To Cut or Not to Cut, that is the Question for the RBI Tomorrow

Feb 6, 2019

Sarvajeet Bodas, Research analyst, The 5 Minute Wrapup

The last Monetary Policy Committee (MPC) was uneventful. The RBI kept the repo rate unchanged.

The MPC is the committee that decides the interest rate policy of the RBI. Their next meeting is scheduled for tomorrow.

The market is worried the RBI won't cut interest rates.

Now, in that last meeting, former RBI governor, Urjit Patel made an important statement...

  • Should upside risks (to inflation), not materialise on a durable basis in the coming months, there is possibility of space opening up for policy action in due course.

This basically means if inflation remains under control, then there is a scope for interest rate reduction.

So, with that backdrop, tomorrow's MPC meeting will be an interesting one.

The reason?

Inflation is falling.

As per the recent data, CPI-based retail inflation declined to an 18-month low of 2.2% in December.

Importantly, since August last year, inflation has stayed below RBI's inflation target of 4%.

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Low global crude prices, higher food production and the adoption of an inflation targeting framework have all contributed to this outcome.

But, this is a unique situation for India.

As a developing nation and fast-growing economy, we are used to high inflation. The current inflation numbers are similar to the numbers seen in developed nations such as USA and Japan.

If high inflation was the challenge earlier, low inflation is also a dilemma for the RBI.

You see, due to low inflation, the real interest rate (i.e. nominal interest rate - inflation) has increased substantially.

If the nominal interest rate is 8% and inflation is 6%, then the real interest rate is 2%.

Earlier, this rate was close to zero. And in the high inflation scenario in 2012-13, this was negative. But currently, the real interest rate is around 4.6%.

The real interest rate is important because it is strongly correlated to investment.

As per a study by the RBI, a 1% increase in the real interest rate leads to a decline of about 0.5% in the investment rate.

This is because a high real interest rate is good for savers. People and businesses choose to save rather than invest.

This is not conducive for the capex revival.

Given this, will the RBI cut the repo rate at the next MPC meeting starting tomorrow?

The answer would have been a big YES if the government would have maintained its fiscal deficit target of 3.3% for the year FY19.

But hey, it's an election year.

In the interim budget, the government has revised the fiscal deficit for FY19 to 3.4%. Not to mention, for FY20 too, the fiscal deficit is estimated to be 3.4%.

The fiscal deficit is the difference between what the government spends and what it earns. A higher fiscal deficit means more borrowing by the government to cover its expenses.

And that creates an upward pressure on interest rates.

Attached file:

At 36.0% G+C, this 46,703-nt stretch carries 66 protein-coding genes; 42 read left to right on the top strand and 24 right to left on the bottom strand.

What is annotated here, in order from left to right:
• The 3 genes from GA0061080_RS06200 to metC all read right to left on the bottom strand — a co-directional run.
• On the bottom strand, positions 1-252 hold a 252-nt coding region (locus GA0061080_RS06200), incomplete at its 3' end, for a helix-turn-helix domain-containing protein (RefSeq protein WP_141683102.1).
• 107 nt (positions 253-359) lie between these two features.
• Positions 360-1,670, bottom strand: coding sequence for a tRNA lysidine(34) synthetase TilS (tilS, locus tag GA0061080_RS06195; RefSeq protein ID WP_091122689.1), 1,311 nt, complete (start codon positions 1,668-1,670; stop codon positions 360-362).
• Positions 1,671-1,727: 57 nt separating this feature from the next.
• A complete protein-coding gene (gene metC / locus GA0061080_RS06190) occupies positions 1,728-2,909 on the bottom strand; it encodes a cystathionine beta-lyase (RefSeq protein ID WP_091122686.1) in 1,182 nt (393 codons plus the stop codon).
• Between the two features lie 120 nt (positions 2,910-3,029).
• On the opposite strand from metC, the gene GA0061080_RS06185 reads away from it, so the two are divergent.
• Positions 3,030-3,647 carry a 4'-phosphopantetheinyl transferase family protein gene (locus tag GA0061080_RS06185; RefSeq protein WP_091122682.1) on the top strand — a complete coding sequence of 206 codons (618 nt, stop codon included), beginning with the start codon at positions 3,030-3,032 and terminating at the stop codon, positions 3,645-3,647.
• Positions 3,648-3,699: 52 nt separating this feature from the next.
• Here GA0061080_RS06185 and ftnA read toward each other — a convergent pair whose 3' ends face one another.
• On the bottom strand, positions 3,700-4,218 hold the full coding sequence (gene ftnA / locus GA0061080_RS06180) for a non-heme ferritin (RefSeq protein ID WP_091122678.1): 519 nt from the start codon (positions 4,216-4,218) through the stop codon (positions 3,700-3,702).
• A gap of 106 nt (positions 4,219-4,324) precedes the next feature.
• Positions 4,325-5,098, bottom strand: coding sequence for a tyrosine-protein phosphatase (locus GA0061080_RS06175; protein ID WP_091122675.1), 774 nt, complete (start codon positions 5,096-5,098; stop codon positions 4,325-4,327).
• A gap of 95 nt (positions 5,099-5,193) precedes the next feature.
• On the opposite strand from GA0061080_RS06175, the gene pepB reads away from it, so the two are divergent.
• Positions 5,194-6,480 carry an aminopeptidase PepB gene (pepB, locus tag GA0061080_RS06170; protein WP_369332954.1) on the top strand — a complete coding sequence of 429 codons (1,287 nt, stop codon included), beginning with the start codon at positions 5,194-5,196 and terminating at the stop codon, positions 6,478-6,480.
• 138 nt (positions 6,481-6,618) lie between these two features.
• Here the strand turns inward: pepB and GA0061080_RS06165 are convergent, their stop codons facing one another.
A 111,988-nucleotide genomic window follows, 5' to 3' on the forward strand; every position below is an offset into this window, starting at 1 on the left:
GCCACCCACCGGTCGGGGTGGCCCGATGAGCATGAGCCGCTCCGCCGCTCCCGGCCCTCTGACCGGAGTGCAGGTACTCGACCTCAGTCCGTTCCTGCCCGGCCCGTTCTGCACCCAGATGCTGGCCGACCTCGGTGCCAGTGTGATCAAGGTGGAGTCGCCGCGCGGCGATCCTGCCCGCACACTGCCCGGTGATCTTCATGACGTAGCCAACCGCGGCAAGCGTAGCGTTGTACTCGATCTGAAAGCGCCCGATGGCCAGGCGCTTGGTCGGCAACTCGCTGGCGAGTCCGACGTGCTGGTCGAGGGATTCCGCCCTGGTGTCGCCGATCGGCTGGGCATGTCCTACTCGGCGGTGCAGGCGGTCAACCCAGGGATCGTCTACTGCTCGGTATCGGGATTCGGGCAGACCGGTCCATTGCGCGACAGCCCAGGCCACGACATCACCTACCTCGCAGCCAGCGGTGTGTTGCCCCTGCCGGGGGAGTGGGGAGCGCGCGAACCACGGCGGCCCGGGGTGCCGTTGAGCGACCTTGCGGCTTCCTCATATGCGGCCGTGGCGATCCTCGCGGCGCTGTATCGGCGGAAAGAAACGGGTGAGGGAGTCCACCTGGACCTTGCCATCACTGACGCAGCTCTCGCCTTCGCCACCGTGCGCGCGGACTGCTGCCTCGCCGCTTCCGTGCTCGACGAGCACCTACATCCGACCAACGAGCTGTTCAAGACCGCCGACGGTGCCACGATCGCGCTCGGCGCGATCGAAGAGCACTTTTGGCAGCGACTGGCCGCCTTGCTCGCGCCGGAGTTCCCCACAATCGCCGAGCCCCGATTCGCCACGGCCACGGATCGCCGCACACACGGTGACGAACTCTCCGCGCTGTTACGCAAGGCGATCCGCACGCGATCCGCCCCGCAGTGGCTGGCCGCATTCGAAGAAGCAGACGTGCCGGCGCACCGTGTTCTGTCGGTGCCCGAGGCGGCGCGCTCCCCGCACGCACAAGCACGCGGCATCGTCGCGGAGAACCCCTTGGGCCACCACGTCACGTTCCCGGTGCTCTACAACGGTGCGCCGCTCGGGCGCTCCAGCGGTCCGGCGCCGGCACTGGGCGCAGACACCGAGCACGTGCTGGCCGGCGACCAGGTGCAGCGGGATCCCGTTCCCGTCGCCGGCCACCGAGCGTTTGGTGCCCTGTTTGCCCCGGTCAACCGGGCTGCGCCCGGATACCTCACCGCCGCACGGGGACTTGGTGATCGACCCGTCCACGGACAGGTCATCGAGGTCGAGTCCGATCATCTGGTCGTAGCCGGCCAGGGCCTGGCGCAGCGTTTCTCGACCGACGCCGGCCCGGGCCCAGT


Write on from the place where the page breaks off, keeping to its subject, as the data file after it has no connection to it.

Similarly, the budget focused on boosting consumption with the help of tax relief. People will have more money to spend. This in turn, will put an upward pressure on inflation.

This has created a tricky situation for the RBI which follows an 'inflation-targeting' policy.

Considering this, the possibility of repo rate cut looks low at the moment.

But then, Ravindra Dholakia, one of the members of the MPC, made an interesting statement during the last meeting...

  • RBI's own downward revision of the forecast of inflation 12 months ahead to a substantial extent is a clear indication of their long-term impact on the economy. Thus, a policy response is called for. If there is no policy action in response to such a major favourable shock, MPC would run the risk of being considered neither current nor relevant!

Regarding fiscal deficit, he said:

  • Fiscal slippage is possible but the extent of it may not warrant any panic because its impact on inflation may not be significant and will be felt, if at all, with a considerable lag.

To echo Hamlet... to cut or not to cut is the question the RBI faces regarding interest rates.

Chart of the day

In 2016, the RBI adopted an inflation target of 4% (+/-2%) for next five years under the monetary policy framework.

However, as I mentioned earlier, since August last year, inflation has stayed below RBI's target of 4%.

Actual Inflation has Stayed Below the RBI's Target

In fact, in December, CPI-based retail inflation declined to an 18-month low of 2.2%.

Currently, the RBI's policy stance was 'calibrated tightening'.

But with the recent inflation data, the MPC may change its monetary stance to 'neutral', even if it does not cut the repo rate.

Sarvajeet Bodas
Sarvajeet Bodas (Research Analyst)
Co-editor, Smart Money Secrets

PS: Sarvajeet Bodas and Radhika Pandit, co-editors of Smart Money Secrets, are getting ready to recommended their next stock. If you haven't subscribed to Smart Money Secrets yet... you can do so here.

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